65 Pages Posted: 12 Jan 2010
Date Written: January 11, 2010
We examine how the confusion and regulatory uncertainty generated by the imposition of short sale restrictions in September 2008 impacted equity option markets. We uncover three primary findings. First, investors seeking short exposure in financial stocks did not migrate to the option market to avoid the short sale ban. Second, the short sale restrictions are associated with dramatically increased bid ask spreads for options on banned stocks that are not solely attributable to inflated bid ask spreads on the underlying stocks. We conservatively estimate that over the course of the ban, liquidity demanding investors trading options on banned stocks paid an additional $505 million in transactions costs due to inflated bid ask spreads. Third, synthetic share prices for banned stocks become significantly lower than actual share prices. Our results provide a reminder that regulations imposed in the middle of the night in response to political pressure are likely to have severe unintended consequences.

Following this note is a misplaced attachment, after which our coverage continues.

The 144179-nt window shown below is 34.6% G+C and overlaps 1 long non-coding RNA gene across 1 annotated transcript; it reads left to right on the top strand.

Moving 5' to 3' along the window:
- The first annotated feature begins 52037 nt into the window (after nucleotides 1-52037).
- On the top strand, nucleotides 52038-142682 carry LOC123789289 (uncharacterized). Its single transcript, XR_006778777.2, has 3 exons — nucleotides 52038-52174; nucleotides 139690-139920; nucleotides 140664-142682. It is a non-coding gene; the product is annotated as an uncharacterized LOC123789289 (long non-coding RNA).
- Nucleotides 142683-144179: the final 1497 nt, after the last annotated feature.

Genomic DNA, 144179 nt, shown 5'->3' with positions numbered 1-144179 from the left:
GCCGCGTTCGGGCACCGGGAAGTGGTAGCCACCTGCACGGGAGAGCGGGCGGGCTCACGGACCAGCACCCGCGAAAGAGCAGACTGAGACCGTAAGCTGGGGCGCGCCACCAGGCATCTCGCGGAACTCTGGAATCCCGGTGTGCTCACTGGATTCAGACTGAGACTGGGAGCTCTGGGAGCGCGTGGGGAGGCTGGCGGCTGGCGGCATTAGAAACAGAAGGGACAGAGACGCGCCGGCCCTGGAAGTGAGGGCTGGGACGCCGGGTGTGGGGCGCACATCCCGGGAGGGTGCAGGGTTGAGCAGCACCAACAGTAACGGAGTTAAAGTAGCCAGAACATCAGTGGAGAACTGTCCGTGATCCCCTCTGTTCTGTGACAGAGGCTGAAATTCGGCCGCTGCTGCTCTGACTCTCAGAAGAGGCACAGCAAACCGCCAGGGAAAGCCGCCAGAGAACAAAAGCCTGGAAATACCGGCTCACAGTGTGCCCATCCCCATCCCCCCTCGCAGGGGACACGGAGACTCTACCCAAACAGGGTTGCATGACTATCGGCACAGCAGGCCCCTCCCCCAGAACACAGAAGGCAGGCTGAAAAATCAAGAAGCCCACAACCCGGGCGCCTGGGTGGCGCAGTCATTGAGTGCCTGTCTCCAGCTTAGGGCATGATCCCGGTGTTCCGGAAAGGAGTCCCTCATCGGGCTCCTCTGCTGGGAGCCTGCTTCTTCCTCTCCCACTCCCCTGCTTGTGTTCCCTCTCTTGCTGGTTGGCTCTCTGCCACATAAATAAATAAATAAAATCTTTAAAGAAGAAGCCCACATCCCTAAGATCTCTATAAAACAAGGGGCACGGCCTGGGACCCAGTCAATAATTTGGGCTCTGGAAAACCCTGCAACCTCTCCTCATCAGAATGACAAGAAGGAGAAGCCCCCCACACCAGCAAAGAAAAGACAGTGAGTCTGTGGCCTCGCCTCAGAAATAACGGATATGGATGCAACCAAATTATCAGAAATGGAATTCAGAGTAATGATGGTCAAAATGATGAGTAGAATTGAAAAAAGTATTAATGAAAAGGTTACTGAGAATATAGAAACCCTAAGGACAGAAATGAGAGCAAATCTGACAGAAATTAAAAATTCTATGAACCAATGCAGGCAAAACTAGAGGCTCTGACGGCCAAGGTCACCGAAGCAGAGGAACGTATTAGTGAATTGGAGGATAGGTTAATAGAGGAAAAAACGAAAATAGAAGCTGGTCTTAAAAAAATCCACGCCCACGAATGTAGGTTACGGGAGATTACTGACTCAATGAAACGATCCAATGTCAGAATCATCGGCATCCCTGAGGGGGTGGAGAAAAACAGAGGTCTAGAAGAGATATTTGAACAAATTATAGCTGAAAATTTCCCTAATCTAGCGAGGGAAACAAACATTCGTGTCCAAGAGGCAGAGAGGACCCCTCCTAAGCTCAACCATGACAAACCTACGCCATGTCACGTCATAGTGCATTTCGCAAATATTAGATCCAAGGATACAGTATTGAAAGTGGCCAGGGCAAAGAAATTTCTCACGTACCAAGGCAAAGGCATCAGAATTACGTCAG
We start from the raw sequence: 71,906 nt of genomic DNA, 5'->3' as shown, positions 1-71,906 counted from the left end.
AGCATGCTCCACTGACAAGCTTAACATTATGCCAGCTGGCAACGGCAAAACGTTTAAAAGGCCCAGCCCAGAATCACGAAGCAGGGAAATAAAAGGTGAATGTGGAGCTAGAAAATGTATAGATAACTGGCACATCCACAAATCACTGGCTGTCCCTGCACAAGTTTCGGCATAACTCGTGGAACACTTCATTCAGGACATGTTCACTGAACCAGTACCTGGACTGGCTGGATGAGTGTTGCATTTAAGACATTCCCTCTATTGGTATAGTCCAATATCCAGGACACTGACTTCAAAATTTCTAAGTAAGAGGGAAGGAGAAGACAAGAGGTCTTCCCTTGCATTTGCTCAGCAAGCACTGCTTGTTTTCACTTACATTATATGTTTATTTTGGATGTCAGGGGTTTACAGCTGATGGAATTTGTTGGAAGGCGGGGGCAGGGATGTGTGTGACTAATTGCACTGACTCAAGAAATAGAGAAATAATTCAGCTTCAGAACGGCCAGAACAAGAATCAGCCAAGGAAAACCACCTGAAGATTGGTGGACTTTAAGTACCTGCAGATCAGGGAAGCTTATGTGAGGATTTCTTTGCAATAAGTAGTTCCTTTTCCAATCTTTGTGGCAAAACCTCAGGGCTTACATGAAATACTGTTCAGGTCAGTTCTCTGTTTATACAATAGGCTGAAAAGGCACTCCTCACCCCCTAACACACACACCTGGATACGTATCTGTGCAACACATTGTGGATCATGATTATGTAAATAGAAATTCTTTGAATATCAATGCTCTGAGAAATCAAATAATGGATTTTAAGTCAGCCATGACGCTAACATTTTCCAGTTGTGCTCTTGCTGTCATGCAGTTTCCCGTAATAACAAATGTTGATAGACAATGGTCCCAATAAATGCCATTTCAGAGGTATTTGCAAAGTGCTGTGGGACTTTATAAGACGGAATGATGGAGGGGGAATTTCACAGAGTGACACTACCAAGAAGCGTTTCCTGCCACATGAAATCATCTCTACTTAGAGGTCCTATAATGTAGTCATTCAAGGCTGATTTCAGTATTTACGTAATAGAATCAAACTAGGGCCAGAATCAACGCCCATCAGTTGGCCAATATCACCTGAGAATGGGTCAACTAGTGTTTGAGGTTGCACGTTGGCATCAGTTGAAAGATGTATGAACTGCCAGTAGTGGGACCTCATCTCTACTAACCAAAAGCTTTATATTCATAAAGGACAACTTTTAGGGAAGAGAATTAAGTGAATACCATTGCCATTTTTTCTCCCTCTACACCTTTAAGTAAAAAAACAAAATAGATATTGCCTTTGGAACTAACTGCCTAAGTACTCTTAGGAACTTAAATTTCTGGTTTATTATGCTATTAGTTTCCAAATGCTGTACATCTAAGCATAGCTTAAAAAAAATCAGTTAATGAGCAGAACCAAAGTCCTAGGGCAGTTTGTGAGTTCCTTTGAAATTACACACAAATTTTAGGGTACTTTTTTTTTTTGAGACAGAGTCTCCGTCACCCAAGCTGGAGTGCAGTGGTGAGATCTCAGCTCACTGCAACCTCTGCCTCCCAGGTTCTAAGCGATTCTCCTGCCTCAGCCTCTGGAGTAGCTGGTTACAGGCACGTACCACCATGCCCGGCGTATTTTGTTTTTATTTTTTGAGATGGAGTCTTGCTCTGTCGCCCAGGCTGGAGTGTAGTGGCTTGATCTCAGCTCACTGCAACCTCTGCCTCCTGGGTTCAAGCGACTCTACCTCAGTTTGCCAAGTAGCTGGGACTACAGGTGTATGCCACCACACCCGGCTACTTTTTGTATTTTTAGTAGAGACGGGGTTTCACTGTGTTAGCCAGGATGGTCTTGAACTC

Keywords: equity option markets, short sales, hedging, bid ask spreads
JEL Classification: G10, G18, G14
Suggested Citation: Suggested Citation
Battalio, Robert H. and Schultz, Paul H., Regulatory Uncertainty and Market Liquidity: The 2008 Short Sale Ban's Impact on Equity Option Markets (January 11, 2010). Available at SSRN: https://ssrn.com/abstract=1534932 or http://dx.doi.org/10.2139/ssrn.1534932